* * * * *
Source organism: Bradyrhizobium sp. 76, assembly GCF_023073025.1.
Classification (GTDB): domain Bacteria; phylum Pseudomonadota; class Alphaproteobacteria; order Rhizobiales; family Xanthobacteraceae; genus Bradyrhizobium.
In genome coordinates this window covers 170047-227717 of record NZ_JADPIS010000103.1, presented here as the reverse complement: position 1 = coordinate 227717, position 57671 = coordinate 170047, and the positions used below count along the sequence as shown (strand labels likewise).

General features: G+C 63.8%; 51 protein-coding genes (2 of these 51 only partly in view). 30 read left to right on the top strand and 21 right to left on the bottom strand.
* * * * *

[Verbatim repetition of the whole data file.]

Source organism: Bradyrhizobium sp. 76, assembly GCF_023073025.1.
Classification (GTDB): domain Bacteria; phylum Pseudomonadota; class Alphaproteobacteria; order Rhizobiales; family Xanthobacteraceae; genus Bradyrhizobium.
In genome coordinates this window covers 170047-227717 of record NZ_JADPIS010000103.1, presented here as the reverse complement: position 1 = coordinate 227717, position 57671 = coordinate 170047, and the positions used below count along the sequence as shown (strand labels likewise).

General features: G+C 63.8%; 51 protein-coding genes (2 of these 51 only partly in view). 30 read left to right on the top strand and 21 right to left on the bottom strand.